The whole flight back from England was an outstanding example of the highest courage and the determination on the part of the captain and crew and proof of the excellency of captaincy and the team spirit which he had instilled into the crew."

The crew were:-   

Captain - Flying Officer J Trench

Naviator - Pilot Officer C L Selman

Wireless Op - Sgt I J Edwards 

Front Gunner - Sgt F A Thorpe

Rear Gunner - Sgt W N Glendenning

Engineer - Sgt H G Mallott

Mid Upper - Flight Sgt R F Jenner

 

I am really amazed that the Engineer and Front gunner weren't recommended for any gallantry awards or even an Mention In Dispatches! The fact that these two brave young men were out safely from the aircraft after quite an ordeal getting back from Dusseldorf and then went back into a blazing fuselage to try and save their mate is amazing. its a real injustice that they were not recognised!

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Similar situations of life saving attempts and disregard for one's own life probably went on day in and day out among Commonwealth troops, possibly making it something not that special back in the war whereas today with far fewer men in the forces, they may have received some kind of recognition. Just my thoughts.

Tony

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It all depended who was watching, and, sadly, soemtimes who the person performing the act was.  But, as Tony suggests, such acts of 'qiet heroism' probably happened daily and most were never formally acknowledged.  One good reason for forums like this one.  Thanks for posting this, Rob.

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Rob.

The option of an MID was clearly one which could/should have been engaged with as a posthumous award. The Canadian Jenner was awarded the George Medal because he went in following the deaths. 

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My wife had a relative who was the pilot of a SAAF plane that crashed on landing during the Abyssinian Campaign.  Although injured, he escaped the burning plane, but then went back in a vain effort to save a crewman.  He was terribly burned and disfigured for life.  Since his younger brother, a RAF pilot, had shortly before been killed in a crash in England, General Smuts arranged for him to be flown back to South Africa, so his mother could be near to him.  He spent the next three years at the Brenthurst Clinic.  He returned to active service and took part in the Italian Campaign, where he once had to bale out of his burning Spitfire.  His courage and fortitude was never officially acknowledged.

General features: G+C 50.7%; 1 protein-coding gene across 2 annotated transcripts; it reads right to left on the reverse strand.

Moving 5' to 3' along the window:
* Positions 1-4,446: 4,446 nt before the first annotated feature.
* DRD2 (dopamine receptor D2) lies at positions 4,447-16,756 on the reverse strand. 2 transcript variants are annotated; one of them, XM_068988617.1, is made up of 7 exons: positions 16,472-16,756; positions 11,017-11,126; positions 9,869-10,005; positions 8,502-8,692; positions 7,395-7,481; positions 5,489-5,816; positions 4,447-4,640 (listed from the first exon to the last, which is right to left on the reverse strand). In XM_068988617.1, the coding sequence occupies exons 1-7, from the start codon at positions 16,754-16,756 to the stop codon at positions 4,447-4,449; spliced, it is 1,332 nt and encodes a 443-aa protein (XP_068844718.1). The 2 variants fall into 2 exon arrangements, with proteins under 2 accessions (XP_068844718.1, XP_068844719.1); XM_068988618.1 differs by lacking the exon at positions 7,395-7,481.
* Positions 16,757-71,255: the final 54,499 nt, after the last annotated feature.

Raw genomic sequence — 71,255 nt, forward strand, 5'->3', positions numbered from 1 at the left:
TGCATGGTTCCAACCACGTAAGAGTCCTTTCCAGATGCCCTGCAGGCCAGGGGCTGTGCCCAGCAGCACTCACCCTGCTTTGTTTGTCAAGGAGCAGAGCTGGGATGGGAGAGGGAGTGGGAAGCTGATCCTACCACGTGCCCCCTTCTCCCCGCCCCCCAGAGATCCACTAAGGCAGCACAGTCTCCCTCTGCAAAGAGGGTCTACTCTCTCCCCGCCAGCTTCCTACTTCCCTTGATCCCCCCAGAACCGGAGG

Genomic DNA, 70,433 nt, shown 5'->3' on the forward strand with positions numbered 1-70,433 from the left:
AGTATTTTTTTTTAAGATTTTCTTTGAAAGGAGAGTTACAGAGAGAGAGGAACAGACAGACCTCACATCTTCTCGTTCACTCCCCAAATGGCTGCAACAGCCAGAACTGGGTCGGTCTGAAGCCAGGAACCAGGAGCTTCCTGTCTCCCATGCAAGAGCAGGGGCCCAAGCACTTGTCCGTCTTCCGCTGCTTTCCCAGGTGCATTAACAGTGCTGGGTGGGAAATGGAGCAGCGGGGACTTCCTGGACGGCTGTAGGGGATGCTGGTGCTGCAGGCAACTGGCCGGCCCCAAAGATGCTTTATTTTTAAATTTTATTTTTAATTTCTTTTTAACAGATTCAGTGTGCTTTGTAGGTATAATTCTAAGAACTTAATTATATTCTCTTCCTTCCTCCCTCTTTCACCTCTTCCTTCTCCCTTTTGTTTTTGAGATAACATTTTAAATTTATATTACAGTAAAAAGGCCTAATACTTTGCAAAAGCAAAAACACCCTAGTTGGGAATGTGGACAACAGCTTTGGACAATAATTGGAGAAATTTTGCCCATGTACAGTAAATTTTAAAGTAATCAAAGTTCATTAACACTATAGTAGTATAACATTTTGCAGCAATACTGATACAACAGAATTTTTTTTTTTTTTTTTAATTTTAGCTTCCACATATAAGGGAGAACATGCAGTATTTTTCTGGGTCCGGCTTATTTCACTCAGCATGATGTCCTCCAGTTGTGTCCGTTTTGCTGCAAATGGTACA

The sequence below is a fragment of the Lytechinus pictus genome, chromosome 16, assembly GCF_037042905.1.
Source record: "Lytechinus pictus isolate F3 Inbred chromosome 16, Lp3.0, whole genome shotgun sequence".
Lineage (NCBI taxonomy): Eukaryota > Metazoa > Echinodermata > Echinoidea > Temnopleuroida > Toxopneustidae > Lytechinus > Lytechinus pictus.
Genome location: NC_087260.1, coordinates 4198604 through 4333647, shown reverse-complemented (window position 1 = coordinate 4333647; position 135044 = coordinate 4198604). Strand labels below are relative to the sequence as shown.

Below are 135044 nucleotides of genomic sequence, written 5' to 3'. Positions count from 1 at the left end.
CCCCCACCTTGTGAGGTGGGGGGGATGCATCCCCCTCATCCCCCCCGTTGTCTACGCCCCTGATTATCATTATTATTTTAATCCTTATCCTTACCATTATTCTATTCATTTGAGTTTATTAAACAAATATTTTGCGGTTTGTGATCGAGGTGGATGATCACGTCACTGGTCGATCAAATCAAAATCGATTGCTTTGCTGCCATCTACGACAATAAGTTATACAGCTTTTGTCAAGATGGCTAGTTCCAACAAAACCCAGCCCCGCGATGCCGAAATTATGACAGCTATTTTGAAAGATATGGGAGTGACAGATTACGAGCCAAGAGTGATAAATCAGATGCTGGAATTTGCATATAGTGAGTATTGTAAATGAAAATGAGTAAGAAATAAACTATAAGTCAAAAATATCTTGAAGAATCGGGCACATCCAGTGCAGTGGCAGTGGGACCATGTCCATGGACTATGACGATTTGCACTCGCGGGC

Brett

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His name was Neville Fischer.   He gave me his flying helmet that he wore when he bailed out of his burning Spitfire over Italy.  It was left with the family who helped him after he landed, and he retrieved it from them after the war.   His 'Golden Caterpillar' was given to a relative in the United States.   He never claimed his WWII medals, but wore a set of miniatures  while an active member of the SAAF Association.  His widows claimed a late issue of the medals after his death.

Brett

I meant to mention that Neville's brother who served in the RAF was Flight Lieutenant Sydney Adnil Fischer, 90 Squadron,  who was killed on 9 January 1942.  As I remember it, he was test flying one of the first B17's to arrive in England when it crashed.

Brett

Edited by Brett Hendey